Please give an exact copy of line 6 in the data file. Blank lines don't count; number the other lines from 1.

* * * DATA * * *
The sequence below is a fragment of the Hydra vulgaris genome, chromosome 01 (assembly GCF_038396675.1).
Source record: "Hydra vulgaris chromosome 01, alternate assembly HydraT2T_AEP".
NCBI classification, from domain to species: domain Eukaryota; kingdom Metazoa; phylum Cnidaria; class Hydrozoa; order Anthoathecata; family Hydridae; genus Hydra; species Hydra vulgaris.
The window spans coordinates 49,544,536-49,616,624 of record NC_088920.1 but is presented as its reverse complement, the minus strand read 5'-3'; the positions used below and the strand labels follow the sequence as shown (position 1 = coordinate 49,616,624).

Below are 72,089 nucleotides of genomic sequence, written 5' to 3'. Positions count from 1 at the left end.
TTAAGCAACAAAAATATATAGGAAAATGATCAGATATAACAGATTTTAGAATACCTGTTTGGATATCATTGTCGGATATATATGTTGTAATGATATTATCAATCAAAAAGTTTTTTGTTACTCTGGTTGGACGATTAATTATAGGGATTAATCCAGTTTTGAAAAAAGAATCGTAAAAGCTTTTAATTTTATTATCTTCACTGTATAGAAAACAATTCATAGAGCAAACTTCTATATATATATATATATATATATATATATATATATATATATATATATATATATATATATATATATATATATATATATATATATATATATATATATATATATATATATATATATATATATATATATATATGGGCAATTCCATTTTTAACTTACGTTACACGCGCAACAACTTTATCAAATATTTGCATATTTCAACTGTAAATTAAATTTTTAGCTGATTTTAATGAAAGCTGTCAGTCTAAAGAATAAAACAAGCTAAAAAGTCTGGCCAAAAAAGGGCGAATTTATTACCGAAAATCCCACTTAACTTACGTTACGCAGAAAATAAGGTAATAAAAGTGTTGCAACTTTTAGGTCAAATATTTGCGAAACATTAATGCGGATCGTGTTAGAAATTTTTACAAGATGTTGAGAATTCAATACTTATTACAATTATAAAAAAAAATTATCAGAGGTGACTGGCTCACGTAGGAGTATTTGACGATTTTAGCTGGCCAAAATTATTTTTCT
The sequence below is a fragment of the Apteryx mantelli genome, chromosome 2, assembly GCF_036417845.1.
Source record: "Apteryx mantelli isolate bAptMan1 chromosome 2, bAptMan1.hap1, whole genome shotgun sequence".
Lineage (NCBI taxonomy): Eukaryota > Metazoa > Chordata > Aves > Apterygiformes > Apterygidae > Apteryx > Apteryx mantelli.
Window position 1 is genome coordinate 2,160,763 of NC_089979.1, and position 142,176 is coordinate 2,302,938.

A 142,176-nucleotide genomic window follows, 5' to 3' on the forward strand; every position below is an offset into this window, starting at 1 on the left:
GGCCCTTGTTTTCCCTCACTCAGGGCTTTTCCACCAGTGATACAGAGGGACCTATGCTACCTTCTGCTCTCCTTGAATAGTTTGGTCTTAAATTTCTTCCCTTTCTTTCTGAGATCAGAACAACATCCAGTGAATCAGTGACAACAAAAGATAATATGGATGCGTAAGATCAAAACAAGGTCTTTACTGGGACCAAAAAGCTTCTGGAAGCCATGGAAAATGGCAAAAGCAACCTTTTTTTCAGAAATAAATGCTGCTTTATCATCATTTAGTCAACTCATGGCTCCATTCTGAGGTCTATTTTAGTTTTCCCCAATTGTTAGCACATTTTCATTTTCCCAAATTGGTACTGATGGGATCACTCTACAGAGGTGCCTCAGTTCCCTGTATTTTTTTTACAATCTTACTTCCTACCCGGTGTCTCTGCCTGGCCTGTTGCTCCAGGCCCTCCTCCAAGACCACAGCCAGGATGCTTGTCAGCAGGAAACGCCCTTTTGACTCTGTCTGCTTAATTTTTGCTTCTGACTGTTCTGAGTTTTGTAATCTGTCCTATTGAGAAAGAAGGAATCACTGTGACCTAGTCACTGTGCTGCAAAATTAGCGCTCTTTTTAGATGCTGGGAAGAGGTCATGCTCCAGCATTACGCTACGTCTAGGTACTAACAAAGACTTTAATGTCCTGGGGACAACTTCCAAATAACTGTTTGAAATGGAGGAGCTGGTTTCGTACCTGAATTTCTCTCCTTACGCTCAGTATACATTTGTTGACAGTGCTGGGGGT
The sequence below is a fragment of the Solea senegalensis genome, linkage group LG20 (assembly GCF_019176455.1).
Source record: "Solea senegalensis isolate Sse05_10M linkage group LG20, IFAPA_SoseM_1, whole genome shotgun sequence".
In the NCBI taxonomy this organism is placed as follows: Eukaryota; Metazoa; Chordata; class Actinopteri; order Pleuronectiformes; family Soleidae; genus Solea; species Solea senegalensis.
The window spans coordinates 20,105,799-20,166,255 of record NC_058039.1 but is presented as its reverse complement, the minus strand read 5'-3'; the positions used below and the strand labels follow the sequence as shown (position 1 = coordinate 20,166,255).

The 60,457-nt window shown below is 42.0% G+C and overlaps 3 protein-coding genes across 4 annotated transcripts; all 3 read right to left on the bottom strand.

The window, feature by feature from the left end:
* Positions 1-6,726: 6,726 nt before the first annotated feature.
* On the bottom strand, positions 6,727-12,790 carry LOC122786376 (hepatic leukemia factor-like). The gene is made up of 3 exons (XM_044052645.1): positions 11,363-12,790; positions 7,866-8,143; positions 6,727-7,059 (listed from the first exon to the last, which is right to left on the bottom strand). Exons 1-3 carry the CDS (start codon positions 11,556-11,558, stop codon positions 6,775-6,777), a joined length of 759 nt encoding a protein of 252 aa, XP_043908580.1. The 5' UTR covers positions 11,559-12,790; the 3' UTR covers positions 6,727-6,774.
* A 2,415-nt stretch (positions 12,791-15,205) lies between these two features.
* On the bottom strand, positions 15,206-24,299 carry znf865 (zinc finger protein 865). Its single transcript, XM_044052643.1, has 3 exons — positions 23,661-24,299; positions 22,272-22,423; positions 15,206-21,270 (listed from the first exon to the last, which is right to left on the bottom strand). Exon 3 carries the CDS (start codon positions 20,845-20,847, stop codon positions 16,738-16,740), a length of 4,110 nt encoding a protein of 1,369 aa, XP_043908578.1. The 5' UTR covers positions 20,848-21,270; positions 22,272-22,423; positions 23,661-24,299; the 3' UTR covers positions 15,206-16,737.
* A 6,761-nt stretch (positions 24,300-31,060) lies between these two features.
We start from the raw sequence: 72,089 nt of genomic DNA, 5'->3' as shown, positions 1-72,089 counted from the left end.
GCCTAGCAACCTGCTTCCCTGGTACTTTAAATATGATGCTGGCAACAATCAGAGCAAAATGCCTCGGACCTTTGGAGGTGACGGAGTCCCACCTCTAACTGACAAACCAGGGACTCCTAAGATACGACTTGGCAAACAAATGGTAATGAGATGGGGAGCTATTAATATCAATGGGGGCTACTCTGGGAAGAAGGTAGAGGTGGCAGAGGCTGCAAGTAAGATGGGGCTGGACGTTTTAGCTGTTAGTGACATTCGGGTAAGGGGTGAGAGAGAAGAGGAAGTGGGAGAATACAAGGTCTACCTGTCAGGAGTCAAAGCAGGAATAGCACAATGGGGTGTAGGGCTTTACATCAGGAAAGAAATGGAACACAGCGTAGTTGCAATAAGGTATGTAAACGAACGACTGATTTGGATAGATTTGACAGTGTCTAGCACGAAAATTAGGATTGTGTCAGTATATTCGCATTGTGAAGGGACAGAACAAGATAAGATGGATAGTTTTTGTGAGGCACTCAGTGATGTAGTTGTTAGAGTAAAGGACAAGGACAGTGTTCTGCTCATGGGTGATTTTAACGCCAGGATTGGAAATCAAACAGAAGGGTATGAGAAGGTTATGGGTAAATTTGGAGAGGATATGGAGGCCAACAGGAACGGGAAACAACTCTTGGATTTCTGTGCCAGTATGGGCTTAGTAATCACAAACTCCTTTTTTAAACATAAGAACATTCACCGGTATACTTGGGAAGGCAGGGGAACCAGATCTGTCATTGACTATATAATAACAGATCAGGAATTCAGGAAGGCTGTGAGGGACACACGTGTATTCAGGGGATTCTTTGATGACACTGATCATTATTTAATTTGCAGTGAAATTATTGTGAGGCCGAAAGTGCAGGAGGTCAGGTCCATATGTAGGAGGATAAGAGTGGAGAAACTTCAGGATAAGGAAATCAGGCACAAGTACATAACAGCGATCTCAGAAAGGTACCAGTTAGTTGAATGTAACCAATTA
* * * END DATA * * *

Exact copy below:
TTAAGCAACAAAAATATATAGGAAAATGATCAGATATAACAGATTTTAGAATACCTGTTTGGATATCATTGTCGGATATATATGTTGTAATGATATTATCAATCAAAAAGTTTTTTGTTACTCTGGTTGGACGATTAATTATAGGGATTAATCCAGTTTTGAAAAAAGAATCGTAAAAGCTTTTAATTTTATTATCTTCACTGTATAGAAAACAATTCATAGAGCAAACTTCTATATATATATATATATATATATATATATATATATATATATATATATATATATATATATATATATATATATATATATATATATATATATATATATATATATATATATATATATATATATATATATATATGGGCAATTCCATTTTTAACTTACGTTACACGCGCAACAACTTTATCAAATATTTGCATATTTCAACTGTAAATTAAATTTTTAGCTGATTTTAATGAAAGCTGTCAGTCTAAAGAATAAAACAAGCTAAAAAGTCTGGCCAAAAAAGGGCGAATTTATTACCGAAAATCCCACTTAACTTACGTTACGCAGAAAATAAGGTAATAAAAGTGTTGCAACTTTTAGGTCAAATATTTGCGAAACATTAATGCGGATCGTGTTAGAAATTTTTACAAGATGTTGAGAATTCAATACTTATTACAATTATAAAAAAAAATTATCAGAGGTGACTGGCTCACGTAGGAGTATTTGACGATTTTAGCTGGCCAAAATTATTTTTCT